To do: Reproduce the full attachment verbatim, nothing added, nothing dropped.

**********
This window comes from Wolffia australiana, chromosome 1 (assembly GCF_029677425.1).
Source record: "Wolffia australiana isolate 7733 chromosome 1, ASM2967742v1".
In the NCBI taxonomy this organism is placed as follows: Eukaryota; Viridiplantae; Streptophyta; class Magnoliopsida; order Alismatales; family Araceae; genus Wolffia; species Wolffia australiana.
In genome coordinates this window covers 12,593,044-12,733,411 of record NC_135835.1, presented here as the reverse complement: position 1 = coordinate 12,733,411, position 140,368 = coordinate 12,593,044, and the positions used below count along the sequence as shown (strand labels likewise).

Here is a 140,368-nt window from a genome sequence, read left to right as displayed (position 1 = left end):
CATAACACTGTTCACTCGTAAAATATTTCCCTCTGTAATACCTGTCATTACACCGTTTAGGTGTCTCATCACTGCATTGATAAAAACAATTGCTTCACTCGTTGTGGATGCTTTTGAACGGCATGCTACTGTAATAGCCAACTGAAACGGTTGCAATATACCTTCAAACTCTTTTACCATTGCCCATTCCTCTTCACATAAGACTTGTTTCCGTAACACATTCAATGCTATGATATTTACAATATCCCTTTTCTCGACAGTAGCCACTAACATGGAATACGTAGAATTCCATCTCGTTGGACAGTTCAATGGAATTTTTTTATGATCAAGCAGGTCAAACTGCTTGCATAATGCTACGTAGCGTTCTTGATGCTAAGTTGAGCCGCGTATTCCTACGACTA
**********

This window comes from Wolffia australiana, chromosome 1 (assembly GCF_029677425.1).
Source record: "Wolffia australiana isolate 7733 chromosome 1, ASM2967742v1".
In the NCBI taxonomy this organism is placed as follows: Eukaryota; Viridiplantae; Streptophyta; class Magnoliopsida; order Alismatales; family Araceae; genus Wolffia; species Wolffia australiana.
In genome coordinates this window covers 12,593,044-12,733,411 of record NC_135835.1, presented here as the reverse complement: position 1 = coordinate 12,733,411, position 140,368 = coordinate 12,593,044, and the positions used below count along the sequence as shown (strand labels likewise).

Here is a 140,368-nt window from a genome sequence, read left to right as displayed (position 1 = left end):
CATAACACTGTTCACTCGTAAAATATTTCCCTCTGTAATACCTGTCATTACACCGTTTAGGTGTCTCATCACTGCATTGATAAAAACAATTGCTTCACTCGTTGTGGATGCTTTTGAACGGCATGCTACTGTAATAGCCAACTGAAACGGTTGCAATATACCTTCAAACTCTTTTACCATTGCCCATTCCTCTTCACATAAGACTTGTTTCCGTAACACATTCAATGCTATGATATTTACAATATCCCTTTTCTCGACAGTAGCCACTAACATGGAATACGTAGAATTCCATCTCGTTGGACAGTTCAATGGAATTTTTTTATGATCAAGCAGGTCAAACTGCTTGCATAATGCTACGTAGCGTTCTTGATGCTAAGTTGAGCCGCGTATTCCTACGACTA